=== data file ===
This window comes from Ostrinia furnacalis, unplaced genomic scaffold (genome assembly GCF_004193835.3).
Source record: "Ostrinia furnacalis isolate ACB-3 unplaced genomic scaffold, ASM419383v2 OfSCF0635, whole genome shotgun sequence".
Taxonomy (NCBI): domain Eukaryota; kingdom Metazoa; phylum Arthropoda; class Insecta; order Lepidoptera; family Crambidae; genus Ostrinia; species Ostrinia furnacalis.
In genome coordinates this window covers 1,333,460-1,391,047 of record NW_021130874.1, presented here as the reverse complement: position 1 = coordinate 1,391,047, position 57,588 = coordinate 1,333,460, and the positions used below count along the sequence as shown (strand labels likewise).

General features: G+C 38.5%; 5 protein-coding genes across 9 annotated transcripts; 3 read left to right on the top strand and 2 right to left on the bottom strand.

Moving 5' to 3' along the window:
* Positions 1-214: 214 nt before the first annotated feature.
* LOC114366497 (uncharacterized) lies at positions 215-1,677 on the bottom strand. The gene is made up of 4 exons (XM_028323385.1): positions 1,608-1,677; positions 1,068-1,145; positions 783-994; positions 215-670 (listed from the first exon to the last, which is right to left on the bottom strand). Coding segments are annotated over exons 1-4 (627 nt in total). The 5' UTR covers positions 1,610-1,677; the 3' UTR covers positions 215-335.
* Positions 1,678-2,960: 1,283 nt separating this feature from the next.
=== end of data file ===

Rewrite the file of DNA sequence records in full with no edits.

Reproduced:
This window comes from Ostrinia furnacalis, unplaced genomic scaffold (genome assembly GCF_004193835.3).
Source record: "Ostrinia furnacalis isolate ACB-3 unplaced genomic scaffold, ASM419383v2 OfSCF0635, whole genome shotgun sequence".
Taxonomy (NCBI): domain Eukaryota; kingdom Metazoa; phylum Arthropoda; class Insecta; order Lepidoptera; family Crambidae; genus Ostrinia; species Ostrinia furnacalis.
In genome coordinates this window covers 1,333,460-1,391,047 of record NW_021130874.1, presented here as the reverse complement: position 1 = coordinate 1,391,047, position 57,588 = coordinate 1,333,460, and the positions used below count along the sequence as shown (strand labels likewise).

General features: G+C 38.5%; 5 protein-coding genes across 9 annotated transcripts; 3 read left to right on the top strand and 2 right to left on the bottom strand.

Moving 5' to 3' along the window:
* Positions 1-214: 214 nt before the first annotated feature.
* LOC114366497 (uncharacterized) lies at positions 215-1,677 on the bottom strand. The gene is made up of 4 exons (XM_028323385.1): positions 1,608-1,677; positions 1,068-1,145; positions 783-994; positions 215-670 (listed from the first exon to the last, which is right to left on the bottom strand). Coding segments are annotated over exons 1-4 (627 nt in total). The 5' UTR covers positions 1,610-1,677; the 3' UTR covers positions 215-335.
* Positions 1,678-2,960: 1,283 nt separating this feature from the next.